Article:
The only thing is : Most of the conversations are with men. The only times we have been able to talk with women is when it is a group or family setting. Women don’t seem to go out by then selves, or in groups of just women a lot. Most of the time they are with husband, cousin, uncle etc. I guess that’s just the way it works in a Muslim country, it is still hard to except the inequality. Jordan is a liberal muslim country and the king has put many rules in place to help liberate women, like education and quotas for female participation in different fields of employment. Many women are highly educated. Socially there doesn’t seem to be much freedom though. Gossip seems to control the people and you don’t want neighbours talking. This does work for men too though, as we were not allowed to leave a house in Ajlun untill after dark, as the neighbours could not see our host with two foreign girls. (See The blog 220612) Even though Jordan is liberal, it is also a place where honour killings are still fairly common, and not punished. The king has asked for harsher penalties, but parlement is blocking this.
Wearing the headscarf (our full facial covering) for women is not dictated by the Koran, and women here have a choice. Most women do wear the headscarf though, and we are not sure if this is because of religious conviction, or because it is just easier in this society. The full facial cover is rarer, but more traditional women wear it. A lot of the younger girls seem to have a lot of hair under their scarf and create massive buns under there. We are starting to wonder if this is the arabic version of the push up bra..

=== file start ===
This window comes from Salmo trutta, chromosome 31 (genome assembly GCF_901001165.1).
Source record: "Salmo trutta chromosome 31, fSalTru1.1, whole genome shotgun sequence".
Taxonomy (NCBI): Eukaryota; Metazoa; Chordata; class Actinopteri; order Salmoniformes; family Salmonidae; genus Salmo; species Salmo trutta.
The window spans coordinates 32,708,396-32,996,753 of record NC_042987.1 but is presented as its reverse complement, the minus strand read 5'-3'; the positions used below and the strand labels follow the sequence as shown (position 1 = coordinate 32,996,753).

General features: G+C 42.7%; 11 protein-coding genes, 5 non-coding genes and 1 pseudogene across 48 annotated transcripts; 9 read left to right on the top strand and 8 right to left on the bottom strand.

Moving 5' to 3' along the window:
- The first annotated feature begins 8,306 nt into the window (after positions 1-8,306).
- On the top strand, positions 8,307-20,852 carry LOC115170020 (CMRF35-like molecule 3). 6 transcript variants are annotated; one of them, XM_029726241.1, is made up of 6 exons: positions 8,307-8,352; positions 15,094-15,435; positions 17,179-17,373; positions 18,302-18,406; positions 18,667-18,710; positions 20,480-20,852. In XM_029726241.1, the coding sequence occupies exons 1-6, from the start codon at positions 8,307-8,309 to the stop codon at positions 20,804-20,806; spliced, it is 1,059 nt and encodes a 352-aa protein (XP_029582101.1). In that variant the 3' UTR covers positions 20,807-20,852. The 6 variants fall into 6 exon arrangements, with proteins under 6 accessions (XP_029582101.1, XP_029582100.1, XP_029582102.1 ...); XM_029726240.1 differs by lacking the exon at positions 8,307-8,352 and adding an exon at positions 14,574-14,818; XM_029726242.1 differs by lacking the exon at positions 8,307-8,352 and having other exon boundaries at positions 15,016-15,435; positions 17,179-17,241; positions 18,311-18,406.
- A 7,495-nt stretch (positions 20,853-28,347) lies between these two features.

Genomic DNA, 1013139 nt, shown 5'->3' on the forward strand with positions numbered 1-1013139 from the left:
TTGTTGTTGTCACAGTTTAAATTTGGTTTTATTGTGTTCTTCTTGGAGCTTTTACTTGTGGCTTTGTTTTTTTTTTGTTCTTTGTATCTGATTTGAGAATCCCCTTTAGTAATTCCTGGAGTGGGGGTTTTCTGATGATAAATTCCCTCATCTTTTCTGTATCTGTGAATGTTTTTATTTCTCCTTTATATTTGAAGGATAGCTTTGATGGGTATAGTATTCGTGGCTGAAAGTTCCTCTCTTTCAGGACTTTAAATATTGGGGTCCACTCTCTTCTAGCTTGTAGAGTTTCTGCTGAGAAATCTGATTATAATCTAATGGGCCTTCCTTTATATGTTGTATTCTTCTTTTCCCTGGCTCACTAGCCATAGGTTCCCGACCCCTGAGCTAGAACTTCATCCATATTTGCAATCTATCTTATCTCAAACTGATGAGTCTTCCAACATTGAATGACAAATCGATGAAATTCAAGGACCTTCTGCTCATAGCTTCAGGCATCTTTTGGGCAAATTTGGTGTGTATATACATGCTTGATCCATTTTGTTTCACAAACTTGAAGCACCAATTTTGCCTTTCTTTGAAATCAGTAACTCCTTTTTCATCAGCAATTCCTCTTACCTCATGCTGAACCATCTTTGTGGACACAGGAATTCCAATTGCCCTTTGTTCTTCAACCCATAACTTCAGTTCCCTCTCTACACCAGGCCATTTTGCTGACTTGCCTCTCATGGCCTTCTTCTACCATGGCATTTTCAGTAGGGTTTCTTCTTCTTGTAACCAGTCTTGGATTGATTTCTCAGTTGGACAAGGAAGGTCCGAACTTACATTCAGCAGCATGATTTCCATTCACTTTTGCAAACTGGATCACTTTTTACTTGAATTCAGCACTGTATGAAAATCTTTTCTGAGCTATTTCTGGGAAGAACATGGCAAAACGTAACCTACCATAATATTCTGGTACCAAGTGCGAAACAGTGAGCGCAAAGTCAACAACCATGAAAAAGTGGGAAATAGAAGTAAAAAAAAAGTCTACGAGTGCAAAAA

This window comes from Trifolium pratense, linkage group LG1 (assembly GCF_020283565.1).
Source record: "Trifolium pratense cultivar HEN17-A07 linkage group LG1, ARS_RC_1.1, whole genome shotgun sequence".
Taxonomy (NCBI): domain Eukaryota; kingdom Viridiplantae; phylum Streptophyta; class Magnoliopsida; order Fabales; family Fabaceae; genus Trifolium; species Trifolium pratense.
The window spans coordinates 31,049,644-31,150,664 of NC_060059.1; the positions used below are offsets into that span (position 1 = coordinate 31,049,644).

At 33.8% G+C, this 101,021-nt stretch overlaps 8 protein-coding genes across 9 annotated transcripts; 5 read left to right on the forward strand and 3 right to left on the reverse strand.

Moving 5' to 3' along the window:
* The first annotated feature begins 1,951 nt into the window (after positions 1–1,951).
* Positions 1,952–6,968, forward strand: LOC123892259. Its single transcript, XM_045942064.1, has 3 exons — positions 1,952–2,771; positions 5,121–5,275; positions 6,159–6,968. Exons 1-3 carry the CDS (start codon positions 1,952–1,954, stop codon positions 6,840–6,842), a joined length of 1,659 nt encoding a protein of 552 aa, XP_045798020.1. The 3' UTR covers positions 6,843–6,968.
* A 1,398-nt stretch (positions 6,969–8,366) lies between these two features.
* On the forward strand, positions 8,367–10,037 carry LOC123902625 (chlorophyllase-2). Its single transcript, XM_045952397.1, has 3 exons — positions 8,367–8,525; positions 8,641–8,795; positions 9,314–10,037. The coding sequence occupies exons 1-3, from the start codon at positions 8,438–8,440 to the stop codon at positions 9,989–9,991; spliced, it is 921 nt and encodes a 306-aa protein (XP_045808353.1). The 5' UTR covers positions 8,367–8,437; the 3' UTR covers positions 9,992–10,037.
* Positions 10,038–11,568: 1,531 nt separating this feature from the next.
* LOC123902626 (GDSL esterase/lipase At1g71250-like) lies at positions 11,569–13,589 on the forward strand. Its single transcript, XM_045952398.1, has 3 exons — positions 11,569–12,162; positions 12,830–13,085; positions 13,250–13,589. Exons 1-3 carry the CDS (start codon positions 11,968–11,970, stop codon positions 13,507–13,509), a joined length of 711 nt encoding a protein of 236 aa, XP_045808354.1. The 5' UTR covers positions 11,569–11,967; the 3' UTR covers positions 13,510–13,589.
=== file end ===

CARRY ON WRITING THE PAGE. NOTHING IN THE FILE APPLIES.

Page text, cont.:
For the rest, women are supposed to be covered from wrist to enkel. Only the face, hands and feet can be shown. Again, women can choose whether or not they want to do this, but most follow this rule. That doesn’t mean you can’t be fashionable. We have seen many different styles, from skin-tight dresses, cheap prostitute type make up and 10 inch stiletto heals under conservative coats. Also looking around the shops, we wonder if the ladies here have a completely different wardrobe for inside the house, as there are a lot of shops specialising in little flirty summer dresses, hot pants and kinky lingery.